The Tiguan offers a suite of driver-assistance technology. Available features include Forward Collision Warning and Autonomous Emergency Braking with Pedestrian Monitoring (Front Assist); Blind Spot Monitor; Rear Traffic Alert; Adaptive Cruise Control; Lane Keeping System (Lane Assist); Park Distance Control; High Beam Control; and Overhead View Camera.  

As far as space is concerned there are only 12 cubic feet behind the third row, but fold it down and space expands to 37.7 cubic feet behind the second row and 65.7 cubic feet with all seats folded. In those models without the third-row option, space behind the second row is 37.6 cubic feet and increases to 73.5 cubic feet with all seats folded. Three rows of seat
ing come standard with front-wheel-drive models, and two rows are standard on all-wheel-drive models, with a third row available as an option.

The Tiguan is offered in five trims — S, SE, SE R-Line Black, SEL and SEL Premium R-Line. Front-wheel drive is standard on S, SE, SEL, and SEL R-Line, with 4Motion with Active Control available. SEL Premium and SEL Premium R-Line models are equipped with standard 4Motion. AWD can be added to the other trim levels for $1,300.

Standard features for the Tiguan S for a base price of $25,945 including $1,020 destination charge include 17-inch wheels, roof rails, heated side mirrors, automatic headlights, cloth upholstery, a 40/20/40-split folding rear seat, a rearview camera, Bluetooth, a 6.5-inch touchscreen display, USB port, a six-speaker sound system and VW's Car-Net App Connect, which controls select smartphone apps from the touchscreen. The SE we drove with one option — a $1,200 panoramic sunroof — had a bottom line of

The price rises through the trim levels topping out at a whopping $39,815 for the SEL Premium R-Line 4Motion that we also drove. That cash outlay will bring such goodies as adaptive LED headlights, automatic wipers, a hands-free liftgate, a digital gauge cluster, leather upholstery, a heated steering wheel, the nine-speaker premium Fender sound system, and extra driver assistance features including a surround-view parking camera system, lane departure warning and intervention, and automatic high-beam control.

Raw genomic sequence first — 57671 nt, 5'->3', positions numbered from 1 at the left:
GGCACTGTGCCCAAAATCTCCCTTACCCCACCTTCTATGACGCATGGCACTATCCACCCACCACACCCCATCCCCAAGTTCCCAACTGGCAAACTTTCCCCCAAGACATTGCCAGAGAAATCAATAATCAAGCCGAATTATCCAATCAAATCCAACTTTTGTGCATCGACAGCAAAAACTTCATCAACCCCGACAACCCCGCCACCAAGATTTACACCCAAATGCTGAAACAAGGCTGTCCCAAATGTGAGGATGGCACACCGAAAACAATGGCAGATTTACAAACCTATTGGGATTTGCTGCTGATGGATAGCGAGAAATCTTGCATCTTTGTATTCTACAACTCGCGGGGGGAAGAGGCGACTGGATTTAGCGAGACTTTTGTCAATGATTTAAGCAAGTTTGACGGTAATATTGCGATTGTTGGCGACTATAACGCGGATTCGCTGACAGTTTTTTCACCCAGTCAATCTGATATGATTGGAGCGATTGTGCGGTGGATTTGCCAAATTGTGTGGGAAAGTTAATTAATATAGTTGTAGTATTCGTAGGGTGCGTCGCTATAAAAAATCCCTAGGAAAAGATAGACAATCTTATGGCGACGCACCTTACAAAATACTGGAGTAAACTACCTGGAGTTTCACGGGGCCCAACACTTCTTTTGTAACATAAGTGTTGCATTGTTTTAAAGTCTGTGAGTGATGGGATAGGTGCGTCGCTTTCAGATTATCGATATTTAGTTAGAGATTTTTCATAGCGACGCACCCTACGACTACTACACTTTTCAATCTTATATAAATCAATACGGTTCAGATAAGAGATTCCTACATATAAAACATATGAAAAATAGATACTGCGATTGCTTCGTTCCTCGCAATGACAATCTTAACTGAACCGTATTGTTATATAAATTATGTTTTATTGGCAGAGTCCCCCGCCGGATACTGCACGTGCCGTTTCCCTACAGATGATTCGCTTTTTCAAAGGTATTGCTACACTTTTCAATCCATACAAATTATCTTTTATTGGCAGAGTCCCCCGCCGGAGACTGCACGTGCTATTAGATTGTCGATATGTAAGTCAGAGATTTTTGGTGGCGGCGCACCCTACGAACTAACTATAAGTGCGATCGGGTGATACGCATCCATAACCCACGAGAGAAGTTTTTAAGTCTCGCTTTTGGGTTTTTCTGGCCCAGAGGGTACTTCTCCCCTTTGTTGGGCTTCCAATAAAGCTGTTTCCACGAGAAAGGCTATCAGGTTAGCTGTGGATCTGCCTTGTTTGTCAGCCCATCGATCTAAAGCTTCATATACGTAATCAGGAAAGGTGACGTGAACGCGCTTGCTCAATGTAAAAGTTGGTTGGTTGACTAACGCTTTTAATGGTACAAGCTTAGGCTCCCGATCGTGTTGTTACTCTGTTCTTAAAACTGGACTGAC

Note that the Volkswagen People First Warranty of six-years/72,000 miles has been reduced for 2020 to four years/50,000 miles. To help offset the reduced coverage, all 2020 Volkswagens offer two years of regularly scheduled maintenance included at no charge.

2020 VW Tiguan


Base price: 25,945; as driven, $29,315
Engine: 2.0-liter turbocharged 4-cylinder
Horsepower: 184 @ 4,400 rpm
Torque: 221 pound-feet @ 1,600 rpm
Transmission: 8-speed automatic
Drive: front wheel
Seating: 2/3/2
Wheelbase: 109.8 inches
Length: 185.1 inches
Curb weight: 3,721 pounds
Turning circle: 37.7 feet
Luggage capacity: 12 cubic feet
Cargo capacity: 65.7 cubic feet
Towing capacity: 1,500 pounds
Fuel capacity: 15.3 gallons (regular)
EPA rating: 22 city, 29  highway, 25 combined
0-60: 8.2 seconds (Car and Driver)
Also consider: Honda CR-V, Toyota RAV4, Hyundai Santa Fe

The Good
• Considerable standard safety
• One few in segment with third row
• Ample second-row room

The Bad
• Top trim can reach 40 grand

The Ugly
• Only one engine option